Man of La Mancha

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I come in a world of iron to make a world of gold.

Man of La Mancha is a 1965 Broadway musical with a book by Dale Wasserman, lyrics by Joe Darion and music by Mitch Leigh. It tells the story of the classic novel Don Quixote as a play within a play, performed by Miguel de Cervantes and his fellow prisoners as he awaits a hearing with the Spanish Inquisition. A film version of it was made in 1972, starring Peter O'Toole and Sophia Loren.


And I know that the world will be better for this — that one man, scorned and covered with scars, still strove with his last ounce of courage — to reach the unreachable star.
  • I shall impersonate a man. His name is Alonso Quijana, a country squire no longer young. Being retired, he has much time for books. He studies them from morn till night and often through the night and morn again, and all he reads oppresses him; fills him with indignation at man's murderous ways toward man. He ponders the problem of how to make better a world where evil brings profit and virtue none at all; where fraud and deceit are mingled with truth and sincerity. He broods and broods and broods and broods and finally his brains dry up. He lays down the melancholy burden of sanity and conceives the strangest project ever imagined.... to become a knight-errant, and sally forth into the world in search of adventures; to mount a crusade; to raise up the weak and those in need. No longer will he be plain Alonso Quijana, but a dauntless knight known as Don Quixote de La Mancha.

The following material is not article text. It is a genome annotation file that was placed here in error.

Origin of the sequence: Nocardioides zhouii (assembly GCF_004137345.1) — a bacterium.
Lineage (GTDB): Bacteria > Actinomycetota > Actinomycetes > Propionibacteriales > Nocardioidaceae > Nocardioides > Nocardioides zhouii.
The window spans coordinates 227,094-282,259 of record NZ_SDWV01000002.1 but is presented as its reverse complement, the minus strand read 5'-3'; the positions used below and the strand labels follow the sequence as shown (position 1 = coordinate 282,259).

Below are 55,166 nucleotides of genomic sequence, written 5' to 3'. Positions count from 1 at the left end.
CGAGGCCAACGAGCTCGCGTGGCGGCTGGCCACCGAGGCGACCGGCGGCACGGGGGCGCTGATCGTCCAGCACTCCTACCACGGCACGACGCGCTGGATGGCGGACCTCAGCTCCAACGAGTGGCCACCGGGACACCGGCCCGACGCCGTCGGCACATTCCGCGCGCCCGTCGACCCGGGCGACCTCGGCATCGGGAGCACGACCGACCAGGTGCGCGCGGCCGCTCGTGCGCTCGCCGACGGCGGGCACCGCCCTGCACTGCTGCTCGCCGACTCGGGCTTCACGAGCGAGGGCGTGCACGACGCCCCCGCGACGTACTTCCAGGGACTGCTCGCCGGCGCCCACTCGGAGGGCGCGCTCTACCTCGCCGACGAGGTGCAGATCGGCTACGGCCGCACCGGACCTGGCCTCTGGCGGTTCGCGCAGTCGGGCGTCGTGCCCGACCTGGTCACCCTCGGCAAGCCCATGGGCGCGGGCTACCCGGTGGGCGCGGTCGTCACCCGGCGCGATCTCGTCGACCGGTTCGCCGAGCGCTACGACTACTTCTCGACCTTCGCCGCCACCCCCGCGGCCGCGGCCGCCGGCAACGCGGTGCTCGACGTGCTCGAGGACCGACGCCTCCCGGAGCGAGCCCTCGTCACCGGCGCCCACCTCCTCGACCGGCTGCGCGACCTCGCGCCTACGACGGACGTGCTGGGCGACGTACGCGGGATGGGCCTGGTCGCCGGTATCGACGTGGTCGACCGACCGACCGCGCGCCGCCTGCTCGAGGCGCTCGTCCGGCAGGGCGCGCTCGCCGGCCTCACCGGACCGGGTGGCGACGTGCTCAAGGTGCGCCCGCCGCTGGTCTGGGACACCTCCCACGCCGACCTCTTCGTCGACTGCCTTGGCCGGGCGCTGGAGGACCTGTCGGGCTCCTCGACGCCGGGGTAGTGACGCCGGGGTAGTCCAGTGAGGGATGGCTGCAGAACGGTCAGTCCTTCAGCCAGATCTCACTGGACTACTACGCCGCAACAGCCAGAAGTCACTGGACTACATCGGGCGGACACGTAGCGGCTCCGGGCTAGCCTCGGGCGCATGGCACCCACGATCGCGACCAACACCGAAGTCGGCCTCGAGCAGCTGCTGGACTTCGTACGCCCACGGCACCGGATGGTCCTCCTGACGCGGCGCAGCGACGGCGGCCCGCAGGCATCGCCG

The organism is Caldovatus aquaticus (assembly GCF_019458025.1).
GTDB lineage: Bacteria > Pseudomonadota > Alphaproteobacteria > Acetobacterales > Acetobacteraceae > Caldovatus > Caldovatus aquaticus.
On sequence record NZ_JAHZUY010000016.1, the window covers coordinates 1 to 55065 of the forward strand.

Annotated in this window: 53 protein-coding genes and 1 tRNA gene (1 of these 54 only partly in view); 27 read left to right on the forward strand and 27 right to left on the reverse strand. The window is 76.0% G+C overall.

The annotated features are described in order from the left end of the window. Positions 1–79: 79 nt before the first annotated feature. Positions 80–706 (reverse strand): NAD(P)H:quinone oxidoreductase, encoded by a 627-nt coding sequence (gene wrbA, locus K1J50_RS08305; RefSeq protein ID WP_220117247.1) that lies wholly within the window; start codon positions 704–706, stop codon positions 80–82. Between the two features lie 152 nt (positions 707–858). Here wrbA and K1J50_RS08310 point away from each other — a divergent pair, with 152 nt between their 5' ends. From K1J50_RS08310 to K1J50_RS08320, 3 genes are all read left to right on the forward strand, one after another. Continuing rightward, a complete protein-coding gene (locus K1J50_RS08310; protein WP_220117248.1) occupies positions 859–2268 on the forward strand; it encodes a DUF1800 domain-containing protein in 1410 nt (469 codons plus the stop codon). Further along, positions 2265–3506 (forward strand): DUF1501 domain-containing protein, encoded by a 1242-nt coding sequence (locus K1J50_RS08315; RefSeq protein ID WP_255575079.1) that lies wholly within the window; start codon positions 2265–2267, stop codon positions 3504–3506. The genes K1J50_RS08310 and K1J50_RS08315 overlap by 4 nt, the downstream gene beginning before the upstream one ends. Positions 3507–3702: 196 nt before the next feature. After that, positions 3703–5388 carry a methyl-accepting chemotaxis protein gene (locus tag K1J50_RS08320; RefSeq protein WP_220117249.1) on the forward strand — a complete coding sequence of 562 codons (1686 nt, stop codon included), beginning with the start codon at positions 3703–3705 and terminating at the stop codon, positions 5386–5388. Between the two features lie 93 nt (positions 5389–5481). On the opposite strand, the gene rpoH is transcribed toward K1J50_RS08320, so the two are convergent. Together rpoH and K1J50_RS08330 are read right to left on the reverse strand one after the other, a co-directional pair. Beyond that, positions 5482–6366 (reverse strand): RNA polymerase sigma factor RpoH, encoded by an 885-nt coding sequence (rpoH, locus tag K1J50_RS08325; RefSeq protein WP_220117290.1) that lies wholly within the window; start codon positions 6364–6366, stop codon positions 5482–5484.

• I am Don Quixote! The Man of La Mancha!
  • I come in a world of iron to make a world of gold.
  • The mission of each true knight, his duty — nay — his privilege…

    To dream the impossible dream
    To fight the unbeatable foe
    To bear with unbearable sorrow
    To run where the brave dare not go.

    To right the unrightable wrong
    To love pure and chaste from afar
    To try when your arms are too weary
    To reach the unreachable star.

  • This is my quest —
    To follow that star
    No matter how hopeless
    no matter how far.

    To fight for the right
    Without question or pause
    To be willing to march into Hell
    For a heavenly cause.

  • "And I know if I'll only be true
    To this glorious quest
    That my heart will lie peaceful and calm
    When I'm laid to my rest."
  • I have lived nearly fifty years, and I have seen life as it is. Pain, misery, hunger ... cruelty beyond belief. I have heard the singing from taverns and the moans from bundles of filth on the streets. I have been a soldier and seen my comrades fall in battle ... or die more slowly under the lash in Africa. I have held them in my arms at the final moment. These were men who saw life as it is, yet they died despairing. No glory, no gallant last words ... only their eyes filled with confusion, whimpering the question, "Why?"
    I do not think they asked why they were dying, but why they had lived. When life itself seems lunatic, who knows where madness lies? Perhaps to be too practical is madness. To surrender dreams — this may be madness. To seek treasure where there is only trash. Too much sanity may be madness — and maddest of all: to see life as it is, and not as it should be!


  • The world's a dungheap and we are maggots that crawl on it!
  • You spoke to me and everything was different … and you looked at me, and you called me by another name … Dulcinea.
  • You spoke of a dream, and about the quest … how you must fight — and it doesn't matter if you win or lose — if only you follow the quest.
  • "To bear with unbearable sorrow." You must remember! — "To run where the brave dare not go!"
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